These complaints come from people who did not sue their own lawyers, but they correspond perfectly to the complaints brought in legal malpractice lawsuits.

For jurors and clients, the lawyer’s role is not just to be a fighter in a legal arena but also to be a facilitator in telling his client’s story to both the lawyer and the other side. If the lawyer fails in this role and if, on top of that, the lawyer fails to communicate what is going on with the case, jurors have no mercy.


Let clients tell their stories

It turns out that enabling clients to tell their own stories is really important. Studies show that people who get to tell their own stories during disputes are more willing to accept defeat than those who did not have that same opportunity. Even people who have won a dispute but did not get to tell their stories often remain unsatisfied.

In my experience, clients who feel that their attorneys did a satisfactory job telling their stories are more willing to accept both positive and negative results than those who do not.

An attorney once complained to me, “I got [my three clients] a million-dollar settlement, and now they will not return my calls. Yet they would likely have lost the case if it had gone to trial.
Why are they unhappy?”

I would guess that the clients were unhappy because their attorney agreed with the other side to forgo the opening statements during the mediation and, as a result, the clients never had the satisfaction of hearing their story told to the offending party. They were left feeling that, if only their story had been told, it would have had a larger impact and possibly would have led to a larger settlement.


Above all else, listen

In legal malpractice cases, we never hear former clients say that their lawyer was a good listener. Instead, we hear about instances of unreturned phone calls and cryptic, unsatisfying communications.

Listening to a client is the kind of billable time that would never be disputed, but it appears that the attorneys who get sued much prefer to do the work without their clients’ meddling interference.

Sometimes, in witness preparation sessions, I spend much of the time waiting for an attorney to stop lecturing the witness. Everything that the attorney says is correct, yet it feels like a waste of time because the witness is barely retaining any of it.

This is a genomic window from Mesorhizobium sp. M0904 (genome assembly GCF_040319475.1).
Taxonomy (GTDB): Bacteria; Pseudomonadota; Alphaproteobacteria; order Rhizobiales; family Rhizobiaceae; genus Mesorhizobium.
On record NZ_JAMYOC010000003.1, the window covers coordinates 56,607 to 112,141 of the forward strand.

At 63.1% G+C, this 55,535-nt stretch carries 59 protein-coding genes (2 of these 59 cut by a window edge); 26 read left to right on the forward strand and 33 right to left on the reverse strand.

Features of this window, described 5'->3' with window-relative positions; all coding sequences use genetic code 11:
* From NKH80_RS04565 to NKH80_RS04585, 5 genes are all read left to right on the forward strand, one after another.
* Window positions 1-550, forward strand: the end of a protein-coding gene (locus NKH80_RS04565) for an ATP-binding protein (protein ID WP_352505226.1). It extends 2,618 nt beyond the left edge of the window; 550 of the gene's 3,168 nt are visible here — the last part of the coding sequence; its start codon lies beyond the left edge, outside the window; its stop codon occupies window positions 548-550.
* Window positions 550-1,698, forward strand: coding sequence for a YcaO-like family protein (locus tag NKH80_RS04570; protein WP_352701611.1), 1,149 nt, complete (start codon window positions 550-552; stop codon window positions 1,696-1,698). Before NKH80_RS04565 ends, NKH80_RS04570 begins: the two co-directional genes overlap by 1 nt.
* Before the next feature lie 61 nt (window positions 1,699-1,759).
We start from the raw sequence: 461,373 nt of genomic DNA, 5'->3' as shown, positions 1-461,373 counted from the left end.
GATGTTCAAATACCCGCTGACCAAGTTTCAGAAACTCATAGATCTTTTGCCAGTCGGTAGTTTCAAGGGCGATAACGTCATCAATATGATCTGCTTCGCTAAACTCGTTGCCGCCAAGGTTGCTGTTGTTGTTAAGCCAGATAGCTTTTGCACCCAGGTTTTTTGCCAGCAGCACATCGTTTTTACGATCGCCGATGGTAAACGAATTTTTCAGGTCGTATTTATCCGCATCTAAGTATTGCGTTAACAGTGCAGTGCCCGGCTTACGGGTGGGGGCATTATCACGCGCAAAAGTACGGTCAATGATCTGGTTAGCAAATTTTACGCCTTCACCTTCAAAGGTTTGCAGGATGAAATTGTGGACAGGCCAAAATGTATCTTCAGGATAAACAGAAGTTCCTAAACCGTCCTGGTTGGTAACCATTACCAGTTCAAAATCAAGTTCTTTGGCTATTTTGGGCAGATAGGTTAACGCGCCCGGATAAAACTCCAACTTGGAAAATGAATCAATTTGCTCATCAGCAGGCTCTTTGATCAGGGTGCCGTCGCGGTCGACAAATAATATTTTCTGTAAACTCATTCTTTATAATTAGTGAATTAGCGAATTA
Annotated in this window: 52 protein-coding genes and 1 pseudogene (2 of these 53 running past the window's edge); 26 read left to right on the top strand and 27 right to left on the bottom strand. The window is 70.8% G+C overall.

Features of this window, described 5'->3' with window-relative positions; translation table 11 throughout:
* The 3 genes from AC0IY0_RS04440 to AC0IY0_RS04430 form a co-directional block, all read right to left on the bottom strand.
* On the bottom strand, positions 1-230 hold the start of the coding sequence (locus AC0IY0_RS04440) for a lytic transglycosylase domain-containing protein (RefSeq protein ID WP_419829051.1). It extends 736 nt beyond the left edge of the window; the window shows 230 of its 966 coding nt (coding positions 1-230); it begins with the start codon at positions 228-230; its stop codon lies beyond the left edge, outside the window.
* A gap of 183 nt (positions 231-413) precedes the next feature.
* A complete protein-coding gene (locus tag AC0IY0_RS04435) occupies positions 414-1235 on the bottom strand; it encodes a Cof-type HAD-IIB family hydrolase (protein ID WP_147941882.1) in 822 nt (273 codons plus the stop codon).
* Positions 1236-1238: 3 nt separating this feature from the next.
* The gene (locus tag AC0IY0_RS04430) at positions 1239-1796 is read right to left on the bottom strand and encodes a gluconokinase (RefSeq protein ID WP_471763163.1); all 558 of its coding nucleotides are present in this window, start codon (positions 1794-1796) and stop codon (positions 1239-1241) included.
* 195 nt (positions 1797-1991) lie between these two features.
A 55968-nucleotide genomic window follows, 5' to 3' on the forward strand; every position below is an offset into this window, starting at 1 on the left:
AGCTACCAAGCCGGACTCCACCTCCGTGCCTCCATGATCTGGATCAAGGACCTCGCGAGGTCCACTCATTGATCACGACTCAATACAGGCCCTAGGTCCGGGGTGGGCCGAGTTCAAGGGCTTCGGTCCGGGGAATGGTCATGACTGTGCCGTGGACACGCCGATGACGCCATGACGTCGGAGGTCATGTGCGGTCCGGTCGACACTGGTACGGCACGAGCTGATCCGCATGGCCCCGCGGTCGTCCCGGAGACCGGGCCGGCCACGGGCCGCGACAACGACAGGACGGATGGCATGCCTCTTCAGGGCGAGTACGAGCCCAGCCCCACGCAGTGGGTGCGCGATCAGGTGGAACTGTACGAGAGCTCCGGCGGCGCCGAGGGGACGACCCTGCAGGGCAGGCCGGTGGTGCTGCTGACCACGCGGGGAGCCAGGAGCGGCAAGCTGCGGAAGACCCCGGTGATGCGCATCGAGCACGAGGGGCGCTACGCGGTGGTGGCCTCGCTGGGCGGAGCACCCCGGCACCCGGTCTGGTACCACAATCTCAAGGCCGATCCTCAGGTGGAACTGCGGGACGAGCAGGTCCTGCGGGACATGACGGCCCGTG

As a psychologist, I know that a lecture is much less effective than a dialogue in which information is delivered in small bites in response to the listener’s unique concerns. I am always surprised by how much new information comes out once I get the witness to talk, even though these sessions are typically held late in the litigation process.

The new information rarely includes key facts but often includes nuanced feelings and details about relationships that are important to the way we want to tell the story at trial.

Clients rarely, if ever, manage to tell their lawyer everything at the initial meetings, so as an attorney it is important to continue to listen right until the very end and to work on your story with your client.

Your job in the beginning is mostly analytical: You need to break down the narrative into verifiable facts and elements that you can work with and address in your legal motions and strategies.

But toward the end, it is important to work with your client on synthesizing the story again and bringing back the emotional elements, which both make the story more powerful and also result in a more content client who is less likely to blame you for the outcome.


Boston-based Galina Davidoff is a litigation consultant. She can be contacted at